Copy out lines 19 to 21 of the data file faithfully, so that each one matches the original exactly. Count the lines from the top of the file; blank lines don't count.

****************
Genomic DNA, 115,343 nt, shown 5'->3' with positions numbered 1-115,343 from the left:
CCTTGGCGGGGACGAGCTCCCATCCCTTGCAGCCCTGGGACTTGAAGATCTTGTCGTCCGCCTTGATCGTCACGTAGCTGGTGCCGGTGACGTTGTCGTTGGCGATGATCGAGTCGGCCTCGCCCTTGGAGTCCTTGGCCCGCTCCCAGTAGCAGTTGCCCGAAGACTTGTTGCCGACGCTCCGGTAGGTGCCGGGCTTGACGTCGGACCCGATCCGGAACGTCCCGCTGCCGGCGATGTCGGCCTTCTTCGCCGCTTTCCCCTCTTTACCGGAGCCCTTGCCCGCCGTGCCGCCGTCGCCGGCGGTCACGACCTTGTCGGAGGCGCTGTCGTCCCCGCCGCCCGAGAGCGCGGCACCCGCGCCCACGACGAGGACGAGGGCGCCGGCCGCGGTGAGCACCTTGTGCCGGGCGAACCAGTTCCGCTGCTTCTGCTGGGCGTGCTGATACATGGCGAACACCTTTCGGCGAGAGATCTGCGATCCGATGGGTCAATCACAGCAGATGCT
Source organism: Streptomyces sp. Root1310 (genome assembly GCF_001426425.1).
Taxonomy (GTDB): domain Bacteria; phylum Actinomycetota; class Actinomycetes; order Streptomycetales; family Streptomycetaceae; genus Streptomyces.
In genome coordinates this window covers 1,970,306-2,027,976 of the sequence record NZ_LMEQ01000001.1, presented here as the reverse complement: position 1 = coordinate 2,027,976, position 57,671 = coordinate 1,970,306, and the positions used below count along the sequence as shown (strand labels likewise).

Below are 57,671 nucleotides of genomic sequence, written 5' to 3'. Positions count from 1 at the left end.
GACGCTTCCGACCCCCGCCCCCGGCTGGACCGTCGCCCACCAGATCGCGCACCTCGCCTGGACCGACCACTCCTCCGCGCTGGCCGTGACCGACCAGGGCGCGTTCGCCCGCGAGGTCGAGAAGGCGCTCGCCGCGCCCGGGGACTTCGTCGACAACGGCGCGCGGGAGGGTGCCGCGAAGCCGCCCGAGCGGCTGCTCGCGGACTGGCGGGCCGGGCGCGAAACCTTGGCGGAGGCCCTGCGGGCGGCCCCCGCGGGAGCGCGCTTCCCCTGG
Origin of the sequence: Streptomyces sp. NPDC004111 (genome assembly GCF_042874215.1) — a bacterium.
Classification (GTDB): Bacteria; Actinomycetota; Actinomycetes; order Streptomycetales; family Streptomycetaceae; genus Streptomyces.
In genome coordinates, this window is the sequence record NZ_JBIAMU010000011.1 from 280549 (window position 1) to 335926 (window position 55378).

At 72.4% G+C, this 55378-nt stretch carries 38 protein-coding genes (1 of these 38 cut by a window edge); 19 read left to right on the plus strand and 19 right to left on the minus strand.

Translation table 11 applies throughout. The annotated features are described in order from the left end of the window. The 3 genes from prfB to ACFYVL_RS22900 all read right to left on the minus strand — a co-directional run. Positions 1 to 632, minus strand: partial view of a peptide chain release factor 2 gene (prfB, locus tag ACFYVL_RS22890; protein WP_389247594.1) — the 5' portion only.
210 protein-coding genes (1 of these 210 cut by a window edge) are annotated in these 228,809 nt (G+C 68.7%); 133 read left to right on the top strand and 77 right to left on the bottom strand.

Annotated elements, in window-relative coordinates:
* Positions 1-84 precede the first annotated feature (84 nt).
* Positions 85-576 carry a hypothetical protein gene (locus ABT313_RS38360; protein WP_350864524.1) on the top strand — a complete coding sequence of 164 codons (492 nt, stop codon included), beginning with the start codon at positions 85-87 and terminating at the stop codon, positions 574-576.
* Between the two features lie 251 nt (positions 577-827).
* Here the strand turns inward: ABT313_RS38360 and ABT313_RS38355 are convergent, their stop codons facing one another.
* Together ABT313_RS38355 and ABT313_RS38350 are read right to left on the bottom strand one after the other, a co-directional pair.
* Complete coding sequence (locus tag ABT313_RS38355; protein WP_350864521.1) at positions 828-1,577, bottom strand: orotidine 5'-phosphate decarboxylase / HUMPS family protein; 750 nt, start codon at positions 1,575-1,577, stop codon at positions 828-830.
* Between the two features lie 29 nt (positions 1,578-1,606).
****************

* Together ABT313_RS38355 and ABT313_RS38350 are read right to left on the bottom strand one after the other, a co-directional pair.
* Complete coding sequence (locus tag ABT313_RS38355; protein WP_350864521.1) at positions 828-1,577, bottom strand: orotidine 5'-phosphate decarboxylase / HUMPS family protein; 750 nt, start codon at positions 1,575-1,577, stop codon at positions 828-830.
* Between the two features lie 29 nt (positions 1,578-1,606).